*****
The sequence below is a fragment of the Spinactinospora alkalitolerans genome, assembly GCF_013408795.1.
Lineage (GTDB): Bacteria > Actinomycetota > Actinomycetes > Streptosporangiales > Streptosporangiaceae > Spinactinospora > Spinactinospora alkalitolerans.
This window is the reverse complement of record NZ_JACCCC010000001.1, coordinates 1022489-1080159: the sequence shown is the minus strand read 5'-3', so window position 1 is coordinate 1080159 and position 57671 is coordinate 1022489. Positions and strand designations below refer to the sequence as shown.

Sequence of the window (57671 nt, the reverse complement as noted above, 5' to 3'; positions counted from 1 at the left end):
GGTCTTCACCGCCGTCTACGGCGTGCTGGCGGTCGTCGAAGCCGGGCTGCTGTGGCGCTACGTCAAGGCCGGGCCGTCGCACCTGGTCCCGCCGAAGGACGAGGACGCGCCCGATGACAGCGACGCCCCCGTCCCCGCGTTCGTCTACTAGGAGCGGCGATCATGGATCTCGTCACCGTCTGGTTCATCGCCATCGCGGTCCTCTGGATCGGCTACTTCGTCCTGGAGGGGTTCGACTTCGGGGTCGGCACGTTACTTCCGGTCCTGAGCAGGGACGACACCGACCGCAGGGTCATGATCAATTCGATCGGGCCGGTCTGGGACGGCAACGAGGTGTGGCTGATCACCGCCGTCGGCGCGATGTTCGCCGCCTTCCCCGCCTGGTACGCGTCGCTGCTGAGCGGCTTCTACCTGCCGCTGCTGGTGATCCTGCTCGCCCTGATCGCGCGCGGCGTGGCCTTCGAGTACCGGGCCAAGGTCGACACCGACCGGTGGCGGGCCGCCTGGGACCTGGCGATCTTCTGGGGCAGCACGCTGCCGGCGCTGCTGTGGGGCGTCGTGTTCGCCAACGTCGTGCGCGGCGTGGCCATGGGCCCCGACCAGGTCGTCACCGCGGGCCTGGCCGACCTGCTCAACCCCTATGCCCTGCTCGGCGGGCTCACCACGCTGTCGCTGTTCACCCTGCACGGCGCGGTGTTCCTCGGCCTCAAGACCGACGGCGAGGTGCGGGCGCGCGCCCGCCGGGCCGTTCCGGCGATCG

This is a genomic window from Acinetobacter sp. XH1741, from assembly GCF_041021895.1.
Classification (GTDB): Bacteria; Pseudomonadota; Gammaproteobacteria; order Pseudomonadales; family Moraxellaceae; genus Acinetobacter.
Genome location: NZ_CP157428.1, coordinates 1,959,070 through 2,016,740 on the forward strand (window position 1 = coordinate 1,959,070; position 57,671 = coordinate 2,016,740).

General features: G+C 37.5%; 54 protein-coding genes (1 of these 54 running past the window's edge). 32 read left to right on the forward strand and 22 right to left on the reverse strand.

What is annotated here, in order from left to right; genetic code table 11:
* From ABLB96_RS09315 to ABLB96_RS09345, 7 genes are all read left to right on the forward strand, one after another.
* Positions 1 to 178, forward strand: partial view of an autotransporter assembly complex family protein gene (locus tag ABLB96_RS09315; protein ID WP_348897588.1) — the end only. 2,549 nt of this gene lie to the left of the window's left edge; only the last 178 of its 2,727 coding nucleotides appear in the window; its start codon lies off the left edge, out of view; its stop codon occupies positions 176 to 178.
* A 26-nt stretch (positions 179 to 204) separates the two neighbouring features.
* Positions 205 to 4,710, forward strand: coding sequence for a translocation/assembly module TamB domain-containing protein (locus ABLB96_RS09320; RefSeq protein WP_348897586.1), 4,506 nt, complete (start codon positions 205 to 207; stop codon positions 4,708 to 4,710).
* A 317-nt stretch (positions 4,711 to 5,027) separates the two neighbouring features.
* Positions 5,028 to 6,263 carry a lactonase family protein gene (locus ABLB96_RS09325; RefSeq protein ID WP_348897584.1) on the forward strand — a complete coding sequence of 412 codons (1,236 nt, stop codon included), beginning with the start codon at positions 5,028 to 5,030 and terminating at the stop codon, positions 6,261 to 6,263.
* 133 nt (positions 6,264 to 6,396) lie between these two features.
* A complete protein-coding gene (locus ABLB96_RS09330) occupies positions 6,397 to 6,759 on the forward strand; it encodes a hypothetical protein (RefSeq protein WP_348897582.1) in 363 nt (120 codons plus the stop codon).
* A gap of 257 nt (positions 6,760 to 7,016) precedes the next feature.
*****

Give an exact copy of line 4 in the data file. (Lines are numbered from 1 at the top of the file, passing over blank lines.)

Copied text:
Sequence of the window (57671 nt, the reverse complement as noted above, 5' to 3'; positions counted from 1 at the left end):